Landowners across Cumbria can suggest sites for a controversial nuclear waste facility without backing from their local authority.

Anyone with a reasonably-sized patch of land can volunteer it as a contender for the multi-million Geological Disposal Facility (GDF), effectively kick-starting the process, a meeting heard.

However, geological experts would first have to rigorously assess the suitability of the site and the people of a possible host site would have the final say – possibly in a referendum.

The nuclear repository was discussed by Copeland Council’s Strategic Nuclear and Energy Board on Wednesday – the first time members had met officially the Government re-opened its search for a host community before Christmas.
The board agreed to launch a series of briefing sessions to bring members up to speed as the council starts the process of thrashing out a formal position.

David Moore, portfolio holder for nuclear and corporate services, stressed that this was the beginning of a “long journey” which could take more than 20 years.

He said: “Before this council makes any decision it needs to understand the process – and that process is very different to what we have previously had.

“The last one relied on local authorities coming forward, giving either support or not to that process.

“This is very different and can be driven from the grassroots up. Any reasonably-sized landowner can contact the NDA (Nuclear Decommissioning Authority) or RWM (Radioactive Waste Management) to start to make a forward bid for that.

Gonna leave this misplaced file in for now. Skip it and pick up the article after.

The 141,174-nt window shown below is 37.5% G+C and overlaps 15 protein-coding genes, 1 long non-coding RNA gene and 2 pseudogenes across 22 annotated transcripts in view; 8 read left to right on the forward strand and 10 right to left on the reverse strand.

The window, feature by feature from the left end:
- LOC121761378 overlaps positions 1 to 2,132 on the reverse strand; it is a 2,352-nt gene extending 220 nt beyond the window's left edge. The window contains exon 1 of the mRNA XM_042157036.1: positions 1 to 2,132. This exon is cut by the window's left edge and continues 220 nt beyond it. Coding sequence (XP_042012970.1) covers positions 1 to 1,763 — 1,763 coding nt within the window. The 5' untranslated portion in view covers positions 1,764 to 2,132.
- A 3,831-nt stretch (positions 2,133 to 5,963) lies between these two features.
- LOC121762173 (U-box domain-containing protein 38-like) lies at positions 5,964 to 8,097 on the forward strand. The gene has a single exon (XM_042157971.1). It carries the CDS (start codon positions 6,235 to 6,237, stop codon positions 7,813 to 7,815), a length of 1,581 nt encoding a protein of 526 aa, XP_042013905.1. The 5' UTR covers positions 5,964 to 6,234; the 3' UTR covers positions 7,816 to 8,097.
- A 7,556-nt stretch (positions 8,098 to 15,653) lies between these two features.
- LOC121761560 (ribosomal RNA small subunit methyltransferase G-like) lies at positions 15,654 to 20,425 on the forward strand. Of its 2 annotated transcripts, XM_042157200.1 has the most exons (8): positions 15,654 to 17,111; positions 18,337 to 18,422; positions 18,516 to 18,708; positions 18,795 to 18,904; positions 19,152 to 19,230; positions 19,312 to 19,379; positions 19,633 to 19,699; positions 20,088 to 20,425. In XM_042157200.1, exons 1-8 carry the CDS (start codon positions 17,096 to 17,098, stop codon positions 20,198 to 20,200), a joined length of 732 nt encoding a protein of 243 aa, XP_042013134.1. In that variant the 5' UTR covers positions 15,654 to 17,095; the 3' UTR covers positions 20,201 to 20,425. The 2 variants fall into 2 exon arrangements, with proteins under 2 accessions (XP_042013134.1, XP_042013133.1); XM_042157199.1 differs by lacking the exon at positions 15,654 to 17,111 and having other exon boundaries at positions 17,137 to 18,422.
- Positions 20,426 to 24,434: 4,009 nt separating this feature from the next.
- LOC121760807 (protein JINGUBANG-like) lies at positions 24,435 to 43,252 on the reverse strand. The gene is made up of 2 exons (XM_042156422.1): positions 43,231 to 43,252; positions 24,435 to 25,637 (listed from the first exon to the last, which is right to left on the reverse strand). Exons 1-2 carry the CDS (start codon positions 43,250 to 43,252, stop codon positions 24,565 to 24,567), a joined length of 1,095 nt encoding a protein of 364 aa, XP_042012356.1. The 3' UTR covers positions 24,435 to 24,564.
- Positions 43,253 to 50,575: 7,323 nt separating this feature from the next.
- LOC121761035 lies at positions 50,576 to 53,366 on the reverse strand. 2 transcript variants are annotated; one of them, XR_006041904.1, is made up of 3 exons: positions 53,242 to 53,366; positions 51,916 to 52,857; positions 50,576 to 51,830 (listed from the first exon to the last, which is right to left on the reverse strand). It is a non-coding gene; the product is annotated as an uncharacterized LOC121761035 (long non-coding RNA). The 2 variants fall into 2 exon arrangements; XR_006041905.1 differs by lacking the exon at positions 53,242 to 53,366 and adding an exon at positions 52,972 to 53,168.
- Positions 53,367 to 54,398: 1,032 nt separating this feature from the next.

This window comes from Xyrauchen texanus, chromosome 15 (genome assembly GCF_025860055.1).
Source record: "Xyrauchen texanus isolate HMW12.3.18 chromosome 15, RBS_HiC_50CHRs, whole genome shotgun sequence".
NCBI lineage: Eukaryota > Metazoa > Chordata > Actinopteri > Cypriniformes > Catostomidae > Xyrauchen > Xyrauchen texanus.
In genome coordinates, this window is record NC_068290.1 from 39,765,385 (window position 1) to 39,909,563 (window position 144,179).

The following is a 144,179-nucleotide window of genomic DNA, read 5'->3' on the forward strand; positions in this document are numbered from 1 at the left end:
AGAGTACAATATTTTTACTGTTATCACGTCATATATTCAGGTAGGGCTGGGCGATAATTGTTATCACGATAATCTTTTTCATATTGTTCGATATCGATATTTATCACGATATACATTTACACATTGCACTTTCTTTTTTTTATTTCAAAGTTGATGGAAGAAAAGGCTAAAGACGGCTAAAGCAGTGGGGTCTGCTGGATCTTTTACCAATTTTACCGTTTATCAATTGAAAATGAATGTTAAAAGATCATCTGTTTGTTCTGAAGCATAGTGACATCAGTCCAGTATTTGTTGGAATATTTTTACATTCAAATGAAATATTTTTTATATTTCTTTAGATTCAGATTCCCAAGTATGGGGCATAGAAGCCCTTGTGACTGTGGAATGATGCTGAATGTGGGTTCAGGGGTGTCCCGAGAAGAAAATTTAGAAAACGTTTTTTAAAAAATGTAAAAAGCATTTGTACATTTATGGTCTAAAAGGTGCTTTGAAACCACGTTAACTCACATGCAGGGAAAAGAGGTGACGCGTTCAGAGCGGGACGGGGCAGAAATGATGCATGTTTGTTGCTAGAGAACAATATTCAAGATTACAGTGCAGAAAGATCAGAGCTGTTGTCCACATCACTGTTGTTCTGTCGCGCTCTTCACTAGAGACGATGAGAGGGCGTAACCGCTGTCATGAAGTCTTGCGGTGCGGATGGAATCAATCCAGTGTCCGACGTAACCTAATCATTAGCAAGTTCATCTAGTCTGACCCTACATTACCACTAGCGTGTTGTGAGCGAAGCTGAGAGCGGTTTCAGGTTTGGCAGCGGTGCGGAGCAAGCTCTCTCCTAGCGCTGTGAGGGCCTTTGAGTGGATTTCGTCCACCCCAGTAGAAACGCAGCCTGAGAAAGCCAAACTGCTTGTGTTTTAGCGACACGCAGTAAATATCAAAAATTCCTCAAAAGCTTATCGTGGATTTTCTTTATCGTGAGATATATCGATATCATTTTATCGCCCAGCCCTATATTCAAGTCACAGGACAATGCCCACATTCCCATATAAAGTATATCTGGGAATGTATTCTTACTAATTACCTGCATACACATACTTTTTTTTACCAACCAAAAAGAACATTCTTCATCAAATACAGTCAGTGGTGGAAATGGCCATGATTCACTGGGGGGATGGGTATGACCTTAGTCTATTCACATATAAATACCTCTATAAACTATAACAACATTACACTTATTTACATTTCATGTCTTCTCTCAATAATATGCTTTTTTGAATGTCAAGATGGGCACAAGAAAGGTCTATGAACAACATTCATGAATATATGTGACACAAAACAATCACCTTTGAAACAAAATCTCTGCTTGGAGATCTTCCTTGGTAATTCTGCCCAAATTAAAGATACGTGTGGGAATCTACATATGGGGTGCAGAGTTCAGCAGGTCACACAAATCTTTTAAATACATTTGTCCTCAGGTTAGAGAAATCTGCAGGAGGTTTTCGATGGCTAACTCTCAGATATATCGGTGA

“They are obliged at some point to ask for local authority support for that, but they can still take it forward without local authority support.”

“Engagement funding” to pay for consulting the people would be available, as well as £1m a year of investment towards local infrastructure.

This figure would increase to £2.5m a year in areas where deep borehole investigations to asses geological suitability have been carried out.

This initial cash boosts would be superseded by “significant additional investment” for the site chosen to become a host community.

Expressions of interest from landowners would trigger the forming of a community partnership which local authorities would then be invited to join.

But only organisations within the partnership would have a say, so a council choosing not to be a member would have no power of veto.

Because the waste is already stored in Copeland, the meeting heard that the borough is already a host community and will be affected regardless of the outcome.

Ultimately, Copeland will either remain a host site or the nuclear waste will have to be moved elsewhere in the UK which comes with logistical, cost and safety implications of its own.

But even if the Government hits its target, no waste would go into the repository before 2040, allowing 20 years for the pre-planning process.

The plans caused huge controversy in West Cumbria when first mooted, before being rejected by Cumbria County Council in 2013.

Public opinion was split at the time, with geologists and environmental campaigners making impassioned pleas to reject the plans.

The nuclear waste repository could potentially be based anywhere in Wales, Northern Ireland or England.

At this stage no sites have been earmarked for the huge storage vaults which would be built many hundreds of metres beneath the ground – a major undertaking creating hundreds of jobs and taking many decades.

The Government re-launched a public consultation in response to claims communities were not sufficiently involved last time around and that the process had not been clearly explained.